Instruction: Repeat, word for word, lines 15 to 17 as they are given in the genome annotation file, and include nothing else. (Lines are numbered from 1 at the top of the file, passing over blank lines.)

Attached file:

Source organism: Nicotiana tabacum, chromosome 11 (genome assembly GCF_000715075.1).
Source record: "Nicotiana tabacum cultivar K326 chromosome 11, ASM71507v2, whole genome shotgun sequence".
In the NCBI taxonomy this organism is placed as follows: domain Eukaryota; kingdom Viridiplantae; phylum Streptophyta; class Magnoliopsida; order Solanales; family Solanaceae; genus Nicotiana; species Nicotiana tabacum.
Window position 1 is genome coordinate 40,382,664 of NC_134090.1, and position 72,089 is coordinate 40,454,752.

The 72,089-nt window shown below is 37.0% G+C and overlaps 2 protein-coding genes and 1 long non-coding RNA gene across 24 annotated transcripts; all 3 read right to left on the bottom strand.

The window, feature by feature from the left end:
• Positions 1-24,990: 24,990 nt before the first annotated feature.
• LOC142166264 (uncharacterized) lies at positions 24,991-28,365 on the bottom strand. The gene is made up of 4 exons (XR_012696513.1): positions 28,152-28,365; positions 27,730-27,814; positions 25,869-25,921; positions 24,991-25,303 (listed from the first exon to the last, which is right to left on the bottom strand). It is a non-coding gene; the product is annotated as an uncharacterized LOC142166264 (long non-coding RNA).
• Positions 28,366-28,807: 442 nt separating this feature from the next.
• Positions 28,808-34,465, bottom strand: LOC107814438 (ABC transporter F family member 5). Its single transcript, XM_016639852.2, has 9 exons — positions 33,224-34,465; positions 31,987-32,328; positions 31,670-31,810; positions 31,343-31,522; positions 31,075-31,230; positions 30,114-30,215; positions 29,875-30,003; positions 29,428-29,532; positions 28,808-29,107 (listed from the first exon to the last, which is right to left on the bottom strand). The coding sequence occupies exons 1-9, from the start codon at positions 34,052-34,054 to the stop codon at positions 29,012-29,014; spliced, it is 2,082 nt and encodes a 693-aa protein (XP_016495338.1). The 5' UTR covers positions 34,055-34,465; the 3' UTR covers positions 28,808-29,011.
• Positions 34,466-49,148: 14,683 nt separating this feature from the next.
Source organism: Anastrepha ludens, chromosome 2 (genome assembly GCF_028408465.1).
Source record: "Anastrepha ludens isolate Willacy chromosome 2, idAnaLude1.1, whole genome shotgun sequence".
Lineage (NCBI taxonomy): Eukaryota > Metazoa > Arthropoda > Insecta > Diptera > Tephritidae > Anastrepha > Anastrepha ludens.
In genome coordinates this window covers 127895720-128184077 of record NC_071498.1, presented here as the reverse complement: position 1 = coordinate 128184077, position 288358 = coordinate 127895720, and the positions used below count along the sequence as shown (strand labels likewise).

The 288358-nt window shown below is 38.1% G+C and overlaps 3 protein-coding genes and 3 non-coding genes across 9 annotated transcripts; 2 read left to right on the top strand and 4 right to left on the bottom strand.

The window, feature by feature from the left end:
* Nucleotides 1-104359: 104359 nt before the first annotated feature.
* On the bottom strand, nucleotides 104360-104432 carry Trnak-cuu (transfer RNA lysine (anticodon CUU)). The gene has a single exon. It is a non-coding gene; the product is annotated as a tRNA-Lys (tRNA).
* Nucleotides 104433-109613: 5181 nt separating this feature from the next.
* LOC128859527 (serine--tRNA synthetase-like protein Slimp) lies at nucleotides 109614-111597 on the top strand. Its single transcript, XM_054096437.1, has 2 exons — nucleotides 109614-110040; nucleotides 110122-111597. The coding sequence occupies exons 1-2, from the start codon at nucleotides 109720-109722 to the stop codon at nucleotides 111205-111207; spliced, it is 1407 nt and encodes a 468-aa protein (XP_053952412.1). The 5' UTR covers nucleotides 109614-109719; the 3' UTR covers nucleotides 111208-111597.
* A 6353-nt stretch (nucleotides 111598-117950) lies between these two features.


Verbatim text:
In genome coordinates this window covers 127895720-128184077 of record NC_071498.1, presented here as the reverse complement: position 1 = coordinate 128184077, position 288358 = coordinate 127895720, and the positions used below count along the sequence as shown (strand labels likewise).

The 288358-nt window shown below is 38.1% G+C and overlaps 3 protein-coding genes and 3 non-coding genes across 9 annotated transcripts; 2 read left to right on the top strand and 4 right to left on the bottom strand.

The window, feature by feature from the left end: